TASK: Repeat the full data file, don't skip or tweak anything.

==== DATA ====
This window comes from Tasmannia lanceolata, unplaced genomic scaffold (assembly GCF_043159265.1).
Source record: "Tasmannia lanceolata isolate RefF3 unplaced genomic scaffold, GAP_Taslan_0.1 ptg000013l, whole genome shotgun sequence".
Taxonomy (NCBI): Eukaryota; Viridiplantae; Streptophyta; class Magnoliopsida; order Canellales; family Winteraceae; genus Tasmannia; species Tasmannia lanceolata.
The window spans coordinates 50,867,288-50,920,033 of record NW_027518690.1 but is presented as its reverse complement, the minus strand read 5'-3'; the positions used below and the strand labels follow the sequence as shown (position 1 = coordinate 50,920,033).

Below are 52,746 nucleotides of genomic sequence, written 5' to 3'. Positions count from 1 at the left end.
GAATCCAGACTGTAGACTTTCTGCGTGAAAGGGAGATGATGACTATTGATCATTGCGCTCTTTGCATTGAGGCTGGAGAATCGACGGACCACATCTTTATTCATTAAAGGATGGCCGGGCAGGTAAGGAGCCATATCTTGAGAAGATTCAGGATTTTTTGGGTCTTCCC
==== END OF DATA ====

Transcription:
This window comes from Tasmannia lanceolata, unplaced genomic scaffold (assembly GCF_043159265.1).
Source record: "Tasmannia lanceolata isolate RefF3 unplaced genomic scaffold, GAP_Taslan_0.1 ptg000013l, whole genome shotgun sequence".
Taxonomy (NCBI): Eukaryota; Viridiplantae; Streptophyta; class Magnoliopsida; order Canellales; family Winteraceae; genus Tasmannia; species Tasmannia lanceolata.
The window spans coordinates 50,867,288-50,920,033 of record NW_027518690.1 but is presented as its reverse complement, the minus strand read 5'-3'; the positions used below and the strand labels follow the sequence as shown (position 1 = coordinate 50,920,033).

Below are 52,746 nucleotides of genomic sequence, written 5' to 3'. Positions count from 1 at the left end.
GAATCCAGACTGTAGACTTTCTGCGTGAAAGGGAGATGATGACTATTGATCATTGCGCTCTTTGCATTGAGGCTGGAGAATCGACGGACCACATCTTTATTCATTAAAGGATGGCCGGGCAGGTAAGGAGCCATATCTTGAGAAGATTCAGGATTTTTTGGGTCTTCCC